I was recently invited to become a regular contributor to Color Objects, a site out of the Netherlands that is devoted entirely to the aesthetics and application of colour. As a monthly contributor, I'll be writing about how colours are presented to us, through media, corporate logos and visual identities we encounter every day.
My first piece was published this morning. It's on the Rio 2016 Olympic logo, and how the colours specified for it effectively communicate a story of the people hosting the games, beyond the mere 'green, yellow and blue' that was stipulated by the Brazilian government. Stay tuned for more on Color Objects.
Here's the article.
So I think that new ROM logo is a big fat disappointment. There, I said it. And yes, I feel better. I don't know what were they thinking. Those letter forms are mere days old and they already feel dated, not airy and chance-taking like the new crystal did when it was built. This logo is heavy; it's safe without the ageless sensibility of something that is purely functional. It's like the black wedgy shoes with the laces on the side that the matronly Grade 6 teacher, Miss Mather wore at my public school in 1984.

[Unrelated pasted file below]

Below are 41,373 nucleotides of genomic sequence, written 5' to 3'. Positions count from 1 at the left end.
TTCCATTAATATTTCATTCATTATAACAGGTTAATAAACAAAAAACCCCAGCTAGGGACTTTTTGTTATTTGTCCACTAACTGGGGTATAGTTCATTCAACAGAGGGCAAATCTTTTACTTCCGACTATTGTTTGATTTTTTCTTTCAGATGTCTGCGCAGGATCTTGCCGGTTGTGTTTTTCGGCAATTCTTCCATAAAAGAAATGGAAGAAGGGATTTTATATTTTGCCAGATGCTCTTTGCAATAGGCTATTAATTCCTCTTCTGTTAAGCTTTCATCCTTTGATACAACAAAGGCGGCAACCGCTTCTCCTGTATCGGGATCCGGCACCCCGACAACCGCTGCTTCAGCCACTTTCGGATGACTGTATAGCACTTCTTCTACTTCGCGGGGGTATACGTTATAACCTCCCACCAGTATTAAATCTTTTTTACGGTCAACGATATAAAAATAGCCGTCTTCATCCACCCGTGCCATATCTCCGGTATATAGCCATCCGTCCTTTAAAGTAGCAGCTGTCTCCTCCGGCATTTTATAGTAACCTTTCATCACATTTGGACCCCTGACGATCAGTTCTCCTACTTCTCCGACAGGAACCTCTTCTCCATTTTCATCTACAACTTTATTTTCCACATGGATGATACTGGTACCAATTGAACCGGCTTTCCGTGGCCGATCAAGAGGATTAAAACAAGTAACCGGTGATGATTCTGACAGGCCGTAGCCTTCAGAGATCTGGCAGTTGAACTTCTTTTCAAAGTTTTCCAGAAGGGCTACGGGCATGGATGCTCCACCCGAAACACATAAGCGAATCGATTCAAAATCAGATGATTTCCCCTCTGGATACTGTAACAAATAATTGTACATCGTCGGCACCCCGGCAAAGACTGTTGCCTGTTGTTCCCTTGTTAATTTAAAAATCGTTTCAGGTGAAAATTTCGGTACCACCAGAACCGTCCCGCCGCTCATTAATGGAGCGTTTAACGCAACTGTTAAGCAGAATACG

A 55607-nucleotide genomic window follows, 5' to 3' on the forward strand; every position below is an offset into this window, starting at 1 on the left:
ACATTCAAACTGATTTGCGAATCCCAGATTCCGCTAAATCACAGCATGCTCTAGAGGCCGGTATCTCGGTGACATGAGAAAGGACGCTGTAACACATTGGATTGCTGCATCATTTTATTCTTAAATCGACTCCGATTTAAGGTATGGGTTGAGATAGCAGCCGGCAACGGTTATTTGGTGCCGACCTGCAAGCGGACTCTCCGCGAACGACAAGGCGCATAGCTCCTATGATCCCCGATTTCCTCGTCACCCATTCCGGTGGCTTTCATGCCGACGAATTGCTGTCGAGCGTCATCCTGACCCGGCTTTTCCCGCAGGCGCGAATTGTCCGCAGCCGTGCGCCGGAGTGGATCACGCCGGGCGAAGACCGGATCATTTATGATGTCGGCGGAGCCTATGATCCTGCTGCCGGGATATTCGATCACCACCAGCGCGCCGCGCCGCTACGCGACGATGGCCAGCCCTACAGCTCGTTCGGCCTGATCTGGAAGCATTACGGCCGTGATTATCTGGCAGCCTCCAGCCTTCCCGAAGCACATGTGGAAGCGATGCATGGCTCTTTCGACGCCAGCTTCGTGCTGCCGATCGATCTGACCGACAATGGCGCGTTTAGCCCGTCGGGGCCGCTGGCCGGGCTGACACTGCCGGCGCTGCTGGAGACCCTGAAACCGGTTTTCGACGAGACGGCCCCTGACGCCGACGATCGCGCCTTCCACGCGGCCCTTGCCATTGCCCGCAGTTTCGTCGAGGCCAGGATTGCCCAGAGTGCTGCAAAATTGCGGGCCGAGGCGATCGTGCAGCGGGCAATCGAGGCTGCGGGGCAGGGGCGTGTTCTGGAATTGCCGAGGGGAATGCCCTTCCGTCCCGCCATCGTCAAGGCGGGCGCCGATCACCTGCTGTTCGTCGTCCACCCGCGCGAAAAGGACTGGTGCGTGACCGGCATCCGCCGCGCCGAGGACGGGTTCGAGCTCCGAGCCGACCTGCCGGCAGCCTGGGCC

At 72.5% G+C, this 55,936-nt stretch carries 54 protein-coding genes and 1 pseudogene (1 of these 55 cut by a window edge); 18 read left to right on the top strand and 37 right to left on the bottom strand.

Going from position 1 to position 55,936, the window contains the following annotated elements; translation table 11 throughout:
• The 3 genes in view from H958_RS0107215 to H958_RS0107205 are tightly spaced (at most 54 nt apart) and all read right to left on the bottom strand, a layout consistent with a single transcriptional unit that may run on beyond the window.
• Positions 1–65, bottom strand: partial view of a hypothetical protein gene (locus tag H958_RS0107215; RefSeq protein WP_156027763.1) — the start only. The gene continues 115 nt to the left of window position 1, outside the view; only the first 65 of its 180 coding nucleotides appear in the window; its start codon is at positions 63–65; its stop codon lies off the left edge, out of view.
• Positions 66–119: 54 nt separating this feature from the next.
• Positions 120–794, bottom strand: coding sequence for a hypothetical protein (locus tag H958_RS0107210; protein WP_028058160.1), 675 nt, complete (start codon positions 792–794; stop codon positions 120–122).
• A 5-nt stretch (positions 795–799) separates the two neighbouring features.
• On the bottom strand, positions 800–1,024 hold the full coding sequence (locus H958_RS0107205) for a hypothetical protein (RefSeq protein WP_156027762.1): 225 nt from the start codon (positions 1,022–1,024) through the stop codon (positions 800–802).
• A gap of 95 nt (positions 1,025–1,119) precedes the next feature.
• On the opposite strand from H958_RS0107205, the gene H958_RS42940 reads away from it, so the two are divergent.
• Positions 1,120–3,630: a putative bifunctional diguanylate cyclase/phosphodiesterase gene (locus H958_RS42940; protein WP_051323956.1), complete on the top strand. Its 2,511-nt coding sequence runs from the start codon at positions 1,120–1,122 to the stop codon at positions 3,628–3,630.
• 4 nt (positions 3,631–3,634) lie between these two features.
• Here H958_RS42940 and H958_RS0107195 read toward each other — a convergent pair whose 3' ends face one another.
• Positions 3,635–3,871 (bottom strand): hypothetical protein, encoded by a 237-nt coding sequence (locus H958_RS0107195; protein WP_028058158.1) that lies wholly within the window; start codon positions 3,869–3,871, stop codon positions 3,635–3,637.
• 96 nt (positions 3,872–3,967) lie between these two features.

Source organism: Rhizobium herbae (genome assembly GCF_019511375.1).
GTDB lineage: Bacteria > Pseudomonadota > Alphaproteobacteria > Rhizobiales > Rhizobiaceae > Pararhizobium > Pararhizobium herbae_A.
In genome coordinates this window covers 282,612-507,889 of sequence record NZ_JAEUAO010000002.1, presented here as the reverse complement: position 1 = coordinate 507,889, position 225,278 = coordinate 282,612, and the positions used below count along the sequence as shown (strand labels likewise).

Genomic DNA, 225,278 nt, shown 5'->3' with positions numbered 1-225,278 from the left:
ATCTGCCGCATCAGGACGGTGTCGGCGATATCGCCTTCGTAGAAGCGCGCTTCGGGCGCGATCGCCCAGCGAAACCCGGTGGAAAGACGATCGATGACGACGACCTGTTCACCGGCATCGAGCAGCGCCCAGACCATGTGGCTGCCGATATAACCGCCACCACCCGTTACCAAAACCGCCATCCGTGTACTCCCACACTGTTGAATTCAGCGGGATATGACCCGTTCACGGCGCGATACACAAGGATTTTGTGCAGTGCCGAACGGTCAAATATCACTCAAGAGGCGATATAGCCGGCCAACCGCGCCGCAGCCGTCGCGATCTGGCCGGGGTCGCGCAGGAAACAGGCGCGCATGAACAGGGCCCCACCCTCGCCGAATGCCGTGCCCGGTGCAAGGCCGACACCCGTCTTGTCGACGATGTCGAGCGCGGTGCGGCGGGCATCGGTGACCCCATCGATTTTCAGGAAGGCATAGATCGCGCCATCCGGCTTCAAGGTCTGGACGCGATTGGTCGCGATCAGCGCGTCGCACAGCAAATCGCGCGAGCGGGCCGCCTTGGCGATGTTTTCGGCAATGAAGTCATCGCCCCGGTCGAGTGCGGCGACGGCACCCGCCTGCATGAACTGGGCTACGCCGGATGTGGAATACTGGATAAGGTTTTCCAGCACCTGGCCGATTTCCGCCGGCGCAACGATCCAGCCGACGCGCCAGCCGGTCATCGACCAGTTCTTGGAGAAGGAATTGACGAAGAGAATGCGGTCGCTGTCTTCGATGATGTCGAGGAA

And then there's the purple. Come on. According to the article I read, the ROM wanted a colour associated with things that are precious and rare. There are a dozen more successful purples they could have selected for this purpose. Something deeper, darker, edgier; something with depth; more mysterious and gauzy; maybe leaning toward a plum, or a claret. The list could go on. Instead, the flat colour they chose feels a bit thin and common, like the bedroom walls of an artsy teen girl. An American design firm created this identity. I do believe a Canadian group would have been better equipped to specify a more appropriate colour choice here.
Like thousands of 10-year-old kids, I went to the ROM on school trips. It felt so special to ride two hours on a bus to Toronto, and then to enter in the group door off of Queen's Park, to where all of those big coat racks were for kids, and where we'd get our little tin badges with the logo to wear. Walking toward the exhibitions, the first piece we'd always see would be the base of that giant totem pole placed beside the large interior stair. It was familiar and special and for such a public place, very personal to me. This was big city life to a 10-year-old from London, Ontario. I guess that's why it's hard to see an interpretation so off the mark from what I believe about this place. I guess I should start looking for positions on advisory boards of everywhere I ever took a field trip.